Diabetic proliferative retinopathy is the second degenerative stage of diabetic retinopathy. Uncontrolled diabetes inflicts irreversible damage to the retina, causing blurred vision and/or blindness. Though one may be asymptomatic for a long period after developing diabetes, diabetic proliferative retinopathy is a likely end result. As the condition is unpredictable to when it can develop in an individual with diabetes, regular medical checkups are required to check for the first signs of the condition.
Diabetic proliferative retinopathy is a condition that afflicts all diabetics equally. The longer one has diabetes, the chances of experiencing retinopathy increase. This is especially true of type 1 diabetics, individuals who require insulin injections for the rest of their lives after diagnosis. Even though medical science has created treatments for both types of diabetes, the eye's structure makes it vulnerable to changes in blood glucose levels no matter how minute.
The human eye has many small, delicate blood vessels. High blood glucose levels apply excess strain on these vessels, causing damage. Untreated diabetes quickly causes damage, while the condition develops more slowly in diabetes patients who do not strictly follow a treatment plan. A diabetic who maintains normal blood glucose levels through medication and lifestyle changes should, in theory, experience many years of normal sight.
Diabetic retinopathy begins with a reversible disorder known as nonproliferative diabetic retinopathy. This condition usually presents without symptoms, yet is easily diagnosed by an optometrist or other physician. In this early stage of retinopathy, scarring begins to develop on the blood vessels around the retina. Also, high blood glucose levels cause an increase in interocular pressure. Macular edema, the leaking of fluid from a blood vessel into the eye, is also likely at this stage of retinopathy.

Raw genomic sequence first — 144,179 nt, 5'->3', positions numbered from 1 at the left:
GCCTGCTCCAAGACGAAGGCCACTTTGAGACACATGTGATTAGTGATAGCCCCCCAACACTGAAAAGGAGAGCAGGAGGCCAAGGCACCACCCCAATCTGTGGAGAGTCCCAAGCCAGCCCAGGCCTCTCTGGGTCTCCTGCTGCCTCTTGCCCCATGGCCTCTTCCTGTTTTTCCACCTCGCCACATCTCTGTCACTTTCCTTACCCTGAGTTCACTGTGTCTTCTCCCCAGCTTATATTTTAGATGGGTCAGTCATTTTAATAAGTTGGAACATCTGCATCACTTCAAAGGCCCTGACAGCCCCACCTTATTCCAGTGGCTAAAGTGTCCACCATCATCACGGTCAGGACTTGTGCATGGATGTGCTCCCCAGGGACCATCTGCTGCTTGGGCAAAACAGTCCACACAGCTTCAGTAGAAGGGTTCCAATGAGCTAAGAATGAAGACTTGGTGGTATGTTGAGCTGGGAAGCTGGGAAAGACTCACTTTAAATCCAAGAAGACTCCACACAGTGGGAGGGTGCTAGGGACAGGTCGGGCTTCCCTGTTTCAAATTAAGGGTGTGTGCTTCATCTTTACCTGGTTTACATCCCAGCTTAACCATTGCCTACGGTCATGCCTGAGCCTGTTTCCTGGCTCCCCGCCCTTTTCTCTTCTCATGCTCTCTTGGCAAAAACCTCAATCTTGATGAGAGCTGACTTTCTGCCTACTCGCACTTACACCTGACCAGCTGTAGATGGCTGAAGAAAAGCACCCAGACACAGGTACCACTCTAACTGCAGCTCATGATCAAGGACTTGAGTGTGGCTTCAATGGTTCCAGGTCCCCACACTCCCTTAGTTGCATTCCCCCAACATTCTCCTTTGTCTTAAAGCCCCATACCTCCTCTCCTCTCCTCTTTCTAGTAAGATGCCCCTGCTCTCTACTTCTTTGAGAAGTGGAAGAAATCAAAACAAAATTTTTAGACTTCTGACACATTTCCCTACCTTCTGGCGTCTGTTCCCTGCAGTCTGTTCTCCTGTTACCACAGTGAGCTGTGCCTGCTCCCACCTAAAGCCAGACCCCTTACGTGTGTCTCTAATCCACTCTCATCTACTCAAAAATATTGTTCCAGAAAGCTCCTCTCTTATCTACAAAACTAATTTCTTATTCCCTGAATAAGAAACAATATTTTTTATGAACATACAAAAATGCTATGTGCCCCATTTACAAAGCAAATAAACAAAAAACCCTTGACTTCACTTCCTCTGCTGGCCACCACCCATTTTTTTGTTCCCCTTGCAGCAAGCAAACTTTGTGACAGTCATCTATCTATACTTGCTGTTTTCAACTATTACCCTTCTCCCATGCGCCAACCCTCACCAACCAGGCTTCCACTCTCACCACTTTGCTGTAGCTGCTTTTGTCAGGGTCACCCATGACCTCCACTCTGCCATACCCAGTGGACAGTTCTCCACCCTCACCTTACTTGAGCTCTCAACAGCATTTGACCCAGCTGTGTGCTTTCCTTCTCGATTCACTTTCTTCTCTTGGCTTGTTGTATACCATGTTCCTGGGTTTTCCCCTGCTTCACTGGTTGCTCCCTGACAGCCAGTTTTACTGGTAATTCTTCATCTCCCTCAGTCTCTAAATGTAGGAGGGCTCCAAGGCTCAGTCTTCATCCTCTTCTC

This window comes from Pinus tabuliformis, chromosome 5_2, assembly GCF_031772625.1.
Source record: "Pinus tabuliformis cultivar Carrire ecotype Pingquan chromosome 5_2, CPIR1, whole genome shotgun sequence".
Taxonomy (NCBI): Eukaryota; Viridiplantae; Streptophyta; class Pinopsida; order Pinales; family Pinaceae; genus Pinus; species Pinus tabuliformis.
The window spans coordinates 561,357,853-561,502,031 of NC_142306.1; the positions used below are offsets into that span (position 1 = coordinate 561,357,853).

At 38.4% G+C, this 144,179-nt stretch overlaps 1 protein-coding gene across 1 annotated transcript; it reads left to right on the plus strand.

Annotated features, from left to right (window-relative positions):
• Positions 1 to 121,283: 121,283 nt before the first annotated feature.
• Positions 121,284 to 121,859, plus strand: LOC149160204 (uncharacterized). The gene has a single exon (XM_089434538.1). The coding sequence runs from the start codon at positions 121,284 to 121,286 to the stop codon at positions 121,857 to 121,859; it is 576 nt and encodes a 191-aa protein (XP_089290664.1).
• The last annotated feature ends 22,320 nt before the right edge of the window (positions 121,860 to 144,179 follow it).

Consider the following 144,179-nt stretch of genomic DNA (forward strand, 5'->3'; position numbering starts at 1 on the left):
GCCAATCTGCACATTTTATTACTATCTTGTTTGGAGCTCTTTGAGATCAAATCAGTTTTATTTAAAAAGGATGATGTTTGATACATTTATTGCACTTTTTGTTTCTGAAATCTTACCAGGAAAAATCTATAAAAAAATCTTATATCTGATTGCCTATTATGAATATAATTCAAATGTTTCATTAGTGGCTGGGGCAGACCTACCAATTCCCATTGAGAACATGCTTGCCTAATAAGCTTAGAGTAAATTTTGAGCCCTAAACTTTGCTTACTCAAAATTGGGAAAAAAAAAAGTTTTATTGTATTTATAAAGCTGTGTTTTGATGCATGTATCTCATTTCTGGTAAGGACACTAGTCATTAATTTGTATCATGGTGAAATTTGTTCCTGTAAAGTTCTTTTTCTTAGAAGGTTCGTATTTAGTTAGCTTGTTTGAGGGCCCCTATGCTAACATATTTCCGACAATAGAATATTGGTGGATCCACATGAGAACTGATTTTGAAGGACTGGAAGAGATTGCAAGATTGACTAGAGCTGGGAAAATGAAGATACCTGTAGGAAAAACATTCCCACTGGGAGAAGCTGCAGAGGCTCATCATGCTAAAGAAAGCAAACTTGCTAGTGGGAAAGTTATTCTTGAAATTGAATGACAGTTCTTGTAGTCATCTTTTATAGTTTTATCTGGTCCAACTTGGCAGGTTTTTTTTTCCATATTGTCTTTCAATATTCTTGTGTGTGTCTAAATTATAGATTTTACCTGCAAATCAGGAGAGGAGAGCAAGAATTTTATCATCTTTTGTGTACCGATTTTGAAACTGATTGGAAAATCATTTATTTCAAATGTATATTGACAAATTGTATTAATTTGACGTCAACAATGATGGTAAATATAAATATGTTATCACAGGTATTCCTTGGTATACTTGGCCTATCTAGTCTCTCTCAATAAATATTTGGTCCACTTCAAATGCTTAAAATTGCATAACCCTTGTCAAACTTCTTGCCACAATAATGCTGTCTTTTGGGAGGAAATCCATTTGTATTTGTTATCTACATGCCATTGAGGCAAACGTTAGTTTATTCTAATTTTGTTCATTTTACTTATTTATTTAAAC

Irreversible symptoms mark the beginning of diabetic proliferative retinopathy. In response to the eye not receiving enough oxygen, blood vessels begin to grow and proliferate along the back of the eye. These new and enlarged blood vessels are extremely fragile; bleeding into the eye occurs when they burst. Blood automatically clouds vision while the retina, deprived of its blood supply, is destroyed. A patient is left with little to no vision.
Slowing the progression of diabetic proliferative retinopathy is one of the many goals of treatment plans designed for diabetics. For patients with both types of diabetes, diet and exercise play a large role in maintaining normal blood glucose levels. Taking all prescribed medication and/or insulin is the second crucial component. Following these steps in addition to regularly seeing one's optometrist will ensure many years of good vision and excellent overall health.